Life has two departments, according to Robert Heinlein. Into the practical joke department are stuffed subdepartments, since life is a bureaucracy set up by a government we never see and that has lost the ability to pay attention to much of anything. Pain, confusion, yearning, horror, s Admiration for writers who take on the awesome task of explaining the great unvarnished mystery of life runs deep in my reading soul.
Pain, confusion, yearning, horror, sickness, old age, death. The fairy godmother department has never once sent an interoffice memorandum claiming anything, including its own existence.
But still there is life, love, pursuit of happiness, and other curiously delightful happenstance. In Jackson Bennett's book there is vaudeville, which has the opportunity for slapstick, dogs in dresses, tragic heroines, moustachioed villains, people with mysterious backgrounds whose life story changes with each telling.
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The theater, the theater! All the world's a stage. Such a rich production design is possible. The author has the chance to playwright, to bend reality from the boards, keep us glued to our seats as we examine the intricacies of those two life departments, on the playbill as Good and Evil. But he doesn't stick to the script. He takes us out of the theater, passes us as we sit in our seats, wondering what the heck just happened.
It's a little eerie to be abandoned in the middle of the book, as our guide, the author, wanders off into a netherworld that might have been terrifying, if we weren't preoccupied trying to figure out where we, the audience, fit into this story.
Apr 29, Erik rated it really liked it Shelves: I wanted to like this book more than I did. Professor Tyburn, a man of mechanism and wit, the opening act for the vaudeville troop around which this book is centered. He is a puppeteer, yet his puppets need no strings to operate. Rather, the I wanted to like this book more than I did.
Rather, they are strangely autonomous and yearn to be freer still. As the book progresses, the Professor grows more and more haggard and complains that the puppets grow harder to control… What follows is an excellently horrific AND human story. Yet its connection to the overarching story is tenuous at best. It serves to push the protagonist somewhere it needs him to be, but otherwise lacks a sense of continuity with the surrounding elements, as if it were a puzzle piece forced by some gargantuan child into a place it does not quite fit.
The problem, I eventually came to realize, was a lack of foreshadowing, or rather a failure to emphasize the foreshadowed elements. That is the explanation given after the climax of his story anyway, yet it feels tacked on. Furthermore, even the very first time we see him, his puppets already appear difficult to control. The meeting of the personified four winds, for example, was wonderfully imaginative. Too bad it had to be weakened by an unearned, tacked-on romance at the end. The depressed, treacherous, and ugly elves are absolutely essential to the plot and wonderfully subversive!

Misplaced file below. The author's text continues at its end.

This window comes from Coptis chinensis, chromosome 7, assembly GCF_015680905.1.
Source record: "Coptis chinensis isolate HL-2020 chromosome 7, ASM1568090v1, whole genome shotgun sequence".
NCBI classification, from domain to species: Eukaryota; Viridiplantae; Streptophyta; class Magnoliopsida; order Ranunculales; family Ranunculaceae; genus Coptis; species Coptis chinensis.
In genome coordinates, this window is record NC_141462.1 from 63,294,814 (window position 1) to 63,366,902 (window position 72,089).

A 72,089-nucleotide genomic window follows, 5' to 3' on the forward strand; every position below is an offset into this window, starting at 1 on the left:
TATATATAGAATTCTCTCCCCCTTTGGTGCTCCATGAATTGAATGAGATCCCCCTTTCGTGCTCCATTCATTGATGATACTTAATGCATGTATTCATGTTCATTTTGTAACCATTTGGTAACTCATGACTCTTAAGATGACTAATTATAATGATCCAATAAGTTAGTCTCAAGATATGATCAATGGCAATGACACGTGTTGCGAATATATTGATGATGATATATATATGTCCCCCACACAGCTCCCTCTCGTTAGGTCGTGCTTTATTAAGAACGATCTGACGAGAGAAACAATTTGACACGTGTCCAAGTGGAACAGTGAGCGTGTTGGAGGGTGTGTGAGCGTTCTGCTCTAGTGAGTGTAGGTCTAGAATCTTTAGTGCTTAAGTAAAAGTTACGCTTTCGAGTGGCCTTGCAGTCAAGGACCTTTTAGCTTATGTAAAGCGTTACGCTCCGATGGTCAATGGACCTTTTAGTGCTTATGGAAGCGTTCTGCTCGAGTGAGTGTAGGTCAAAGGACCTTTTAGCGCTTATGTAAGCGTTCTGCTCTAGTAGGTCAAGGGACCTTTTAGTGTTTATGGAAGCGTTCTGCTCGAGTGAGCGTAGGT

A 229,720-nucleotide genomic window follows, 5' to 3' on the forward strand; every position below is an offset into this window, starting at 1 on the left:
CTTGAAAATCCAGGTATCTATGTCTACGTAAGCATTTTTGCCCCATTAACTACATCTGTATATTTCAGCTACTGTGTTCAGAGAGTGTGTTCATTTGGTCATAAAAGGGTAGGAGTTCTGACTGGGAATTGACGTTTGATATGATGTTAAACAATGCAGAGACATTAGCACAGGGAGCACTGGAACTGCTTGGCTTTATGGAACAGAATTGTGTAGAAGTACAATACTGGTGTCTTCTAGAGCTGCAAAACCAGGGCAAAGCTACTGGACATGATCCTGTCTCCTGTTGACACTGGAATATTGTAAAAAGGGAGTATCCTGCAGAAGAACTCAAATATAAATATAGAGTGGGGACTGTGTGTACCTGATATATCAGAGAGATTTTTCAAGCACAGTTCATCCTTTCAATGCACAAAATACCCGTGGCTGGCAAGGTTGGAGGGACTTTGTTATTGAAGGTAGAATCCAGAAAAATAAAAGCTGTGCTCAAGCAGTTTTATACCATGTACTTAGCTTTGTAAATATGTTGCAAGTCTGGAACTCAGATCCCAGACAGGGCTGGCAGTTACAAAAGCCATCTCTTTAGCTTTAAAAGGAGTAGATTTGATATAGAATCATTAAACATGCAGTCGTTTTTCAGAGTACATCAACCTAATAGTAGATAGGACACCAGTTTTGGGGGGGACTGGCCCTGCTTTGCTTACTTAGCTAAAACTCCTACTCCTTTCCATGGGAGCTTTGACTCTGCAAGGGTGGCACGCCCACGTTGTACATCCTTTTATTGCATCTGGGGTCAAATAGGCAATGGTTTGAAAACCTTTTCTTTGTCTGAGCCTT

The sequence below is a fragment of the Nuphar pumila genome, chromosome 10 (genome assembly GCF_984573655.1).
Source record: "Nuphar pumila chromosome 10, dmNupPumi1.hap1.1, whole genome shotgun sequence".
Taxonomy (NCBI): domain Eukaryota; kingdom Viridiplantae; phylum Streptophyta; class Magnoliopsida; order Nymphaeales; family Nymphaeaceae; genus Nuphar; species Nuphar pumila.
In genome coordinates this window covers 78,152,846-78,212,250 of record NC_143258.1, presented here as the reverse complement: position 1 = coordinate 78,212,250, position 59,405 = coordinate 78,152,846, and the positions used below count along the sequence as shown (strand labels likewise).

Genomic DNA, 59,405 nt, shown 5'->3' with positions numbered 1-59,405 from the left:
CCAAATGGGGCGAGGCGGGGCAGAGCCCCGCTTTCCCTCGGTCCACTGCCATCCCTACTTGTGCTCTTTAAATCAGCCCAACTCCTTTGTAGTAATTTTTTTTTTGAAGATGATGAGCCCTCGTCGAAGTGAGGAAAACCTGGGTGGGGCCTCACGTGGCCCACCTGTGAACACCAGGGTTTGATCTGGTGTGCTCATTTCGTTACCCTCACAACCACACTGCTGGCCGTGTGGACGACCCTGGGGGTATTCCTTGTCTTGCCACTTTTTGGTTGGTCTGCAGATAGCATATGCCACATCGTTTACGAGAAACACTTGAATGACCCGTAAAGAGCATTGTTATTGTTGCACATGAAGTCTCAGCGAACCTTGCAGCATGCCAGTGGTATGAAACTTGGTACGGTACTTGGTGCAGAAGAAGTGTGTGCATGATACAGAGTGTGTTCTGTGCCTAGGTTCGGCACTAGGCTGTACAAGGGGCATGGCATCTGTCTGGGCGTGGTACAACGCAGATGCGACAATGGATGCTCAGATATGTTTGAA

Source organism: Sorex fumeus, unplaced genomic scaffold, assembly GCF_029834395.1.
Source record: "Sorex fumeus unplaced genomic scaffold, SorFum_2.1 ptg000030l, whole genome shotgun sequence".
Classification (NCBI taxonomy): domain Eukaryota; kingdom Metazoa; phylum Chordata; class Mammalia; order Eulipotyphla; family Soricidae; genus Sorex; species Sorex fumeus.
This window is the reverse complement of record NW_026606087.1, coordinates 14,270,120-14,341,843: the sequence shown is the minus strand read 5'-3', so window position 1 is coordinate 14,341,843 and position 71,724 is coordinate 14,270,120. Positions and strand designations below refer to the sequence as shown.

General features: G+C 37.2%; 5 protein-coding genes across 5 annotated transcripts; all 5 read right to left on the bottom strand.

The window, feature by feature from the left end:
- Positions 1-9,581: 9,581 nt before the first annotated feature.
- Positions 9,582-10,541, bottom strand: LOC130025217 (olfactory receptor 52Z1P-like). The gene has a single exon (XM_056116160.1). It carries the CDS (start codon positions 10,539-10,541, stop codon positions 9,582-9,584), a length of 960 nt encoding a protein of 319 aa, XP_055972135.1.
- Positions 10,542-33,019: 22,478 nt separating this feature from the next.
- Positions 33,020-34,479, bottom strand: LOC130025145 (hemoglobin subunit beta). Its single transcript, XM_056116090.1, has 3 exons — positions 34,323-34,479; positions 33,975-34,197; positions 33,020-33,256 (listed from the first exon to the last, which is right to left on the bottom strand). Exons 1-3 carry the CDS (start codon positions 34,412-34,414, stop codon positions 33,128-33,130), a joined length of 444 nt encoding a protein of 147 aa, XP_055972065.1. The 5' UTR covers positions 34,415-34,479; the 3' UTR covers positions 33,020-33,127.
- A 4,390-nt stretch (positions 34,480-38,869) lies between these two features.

Other elements are likewise patchwork too. You want to make a wish and jump off and sail away, like that crazy girl in Crouching Tiger. A Siamese-twin panther you slay with a blunderbuss. And suddenly you find yourself atop another mountain peak with a beautiful view. How did you get there?!
An army entertainment troupe based on the Nahal troupe , perform comedy and singing acts to the Israeli soldiers in combat zones to boost morale. At the beginning of the film, three departing members of the troupe perform an old Broadway-style song. The next day, auditions, led by the director Paul Aviv Tuvia Tzafir are held for the three new members. As part of the welcome wagon, the veteran members give the new recruits the silent treatment by playing practical jokes on them.
During a rehearsal, Leicht, the assistant musical director randomly gives Noa a solo that the troupe's prima donna member, Yaffa Smadar Brenner , initially sings. As Noa amazes everyone in the rehearsal hall, Yaffa storms out of the room. When Datner and Bazooka learn about the new recruit welcome wagon tradition, they decide to get revenge by playing practical jokes back on the veteran troupe members. On their first performance, Yaffa and the troupe's shorty male divo Doron receive electric shocks when touching wet microphones, Shuka, the drummer gets his drums destroyed, Moni, the keyboard player gets powder puffing out of his keyboard, and the audience find it to be hilarious,thinking it was part of the act.
The next day, Doron with Moni and Shuka spread dog poop all over Datner's bus seat. When Datner sees the messy seat, he faints. The bus brings the troupe from show to show, making stops at cafes in between. Along the journey, the troupe's male lead singer Dani Sassi Kesshet and Yaffa's girlfriend, the commander Moti Doval'e Glickman both have a love for Noa, which initially causes them to feud.
The timid Bazooka gets a crush on Dani's girlfriend, Orli Chelli Goldenberg , while Datner gives Bazooka lessons on how to develop relationships. The morning following another show, Datner and Bazooka perform another prank on the veteran members by putting themselves in harnesses in a bathroom pretending they committed suicide. As the veteran members' see the 2 members hung, they are met with horror.
However at a certain cue, Datner and Bazooka begin to start yelling freaking everyone in the bathroom out.